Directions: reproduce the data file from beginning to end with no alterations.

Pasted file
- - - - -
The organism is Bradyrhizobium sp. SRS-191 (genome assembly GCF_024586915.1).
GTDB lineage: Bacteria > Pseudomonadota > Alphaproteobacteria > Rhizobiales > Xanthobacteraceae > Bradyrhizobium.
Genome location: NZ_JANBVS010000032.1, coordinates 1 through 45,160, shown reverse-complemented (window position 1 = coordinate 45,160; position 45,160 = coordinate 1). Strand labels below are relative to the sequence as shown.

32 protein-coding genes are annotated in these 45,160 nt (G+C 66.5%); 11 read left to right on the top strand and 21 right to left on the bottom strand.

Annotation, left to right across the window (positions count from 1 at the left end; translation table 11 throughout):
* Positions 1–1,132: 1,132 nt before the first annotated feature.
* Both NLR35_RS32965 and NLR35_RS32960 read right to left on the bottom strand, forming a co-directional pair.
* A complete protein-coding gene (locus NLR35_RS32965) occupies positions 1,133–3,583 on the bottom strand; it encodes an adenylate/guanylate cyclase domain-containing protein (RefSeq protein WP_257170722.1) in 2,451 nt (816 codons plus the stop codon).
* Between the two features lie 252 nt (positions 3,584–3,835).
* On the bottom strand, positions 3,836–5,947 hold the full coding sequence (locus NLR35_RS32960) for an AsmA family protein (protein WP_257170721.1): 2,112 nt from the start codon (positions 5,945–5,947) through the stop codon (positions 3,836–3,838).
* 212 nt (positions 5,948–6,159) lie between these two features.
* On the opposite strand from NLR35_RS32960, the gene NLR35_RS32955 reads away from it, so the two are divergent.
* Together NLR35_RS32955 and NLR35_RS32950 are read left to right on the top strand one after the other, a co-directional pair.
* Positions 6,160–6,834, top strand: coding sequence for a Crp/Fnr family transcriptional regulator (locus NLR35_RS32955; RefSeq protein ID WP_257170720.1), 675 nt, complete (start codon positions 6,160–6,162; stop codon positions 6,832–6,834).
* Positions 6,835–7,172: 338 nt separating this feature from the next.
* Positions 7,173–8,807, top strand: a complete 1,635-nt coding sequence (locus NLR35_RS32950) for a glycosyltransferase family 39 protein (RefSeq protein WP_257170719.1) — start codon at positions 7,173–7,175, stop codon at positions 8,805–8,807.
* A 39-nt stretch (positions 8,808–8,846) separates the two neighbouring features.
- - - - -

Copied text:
The organism is Bradyrhizobium sp. SRS-191 (genome assembly GCF_024586915.1).
GTDB lineage: Bacteria > Pseudomonadota > Alphaproteobacteria > Rhizobiales > Xanthobacteraceae > Bradyrhizobium.
Genome location: NZ_JANBVS010000032.1, coordinates 1 through 45,160, shown reverse-complemented (window position 1 = coordinate 45,160; position 45,160 = coordinate 1). Strand labels below are relative to the sequence as shown.

32 protein-coding genes are annotated in these 45,160 nt (G+C 66.5%); 11 read left to right on the top strand and 21 right to left on the bottom strand.

Annotation, left to right across the window (positions count from 1 at the left end; translation table 11 throughout):
* Positions 1–1,132: 1,132 nt before the first annotated feature.
* Both NLR35_RS32965 and NLR35_RS32960 read right to left on the bottom strand, forming a co-directional pair.
* A complete protein-coding gene (locus NLR35_RS32965) occupies positions 1,133–3,583 on the bottom strand; it encodes an adenylate/guanylate cyclase domain-containing protein (RefSeq protein WP_257170722.1) in 2,451 nt (816 codons plus the stop codon).
* Between the two features lie 252 nt (positions 3,584–3,835).
* On the bottom strand, positions 3,836–5,947 hold the full coding sequence (locus NLR35_RS32960) for an AsmA family protein (protein WP_257170721.1): 2,112 nt from the start codon (positions 5,945–5,947) through the stop codon (positions 3,836–3,838).
* 212 nt (positions 5,948–6,159) lie between these two features.
* On the opposite strand from NLR35_RS32960, the gene NLR35_RS32955 reads away from it, so the two are divergent.
* Together NLR35_RS32955 and NLR35_RS32950 are read left to right on the top strand one after the other, a co-directional pair.
* Positions 6,160–6,834, top strand: coding sequence for a Crp/Fnr family transcriptional regulator (locus NLR35_RS32955; RefSeq protein ID WP_257170720.1), 675 nt, complete (start codon positions 6,160–6,162; stop codon positions 6,832–6,834).
* Positions 6,835–7,172: 338 nt separating this feature from the next.
* Positions 7,173–8,807, top strand: a complete 1,635-nt coding sequence (locus NLR35_RS32950) for a glycosyltransferase family 39 protein (RefSeq protein WP_257170719.1) — start codon at positions 7,173–7,175, stop codon at positions 8,805–8,807.
* A 39-nt stretch (positions 8,808–8,846) separates the two neighbouring features.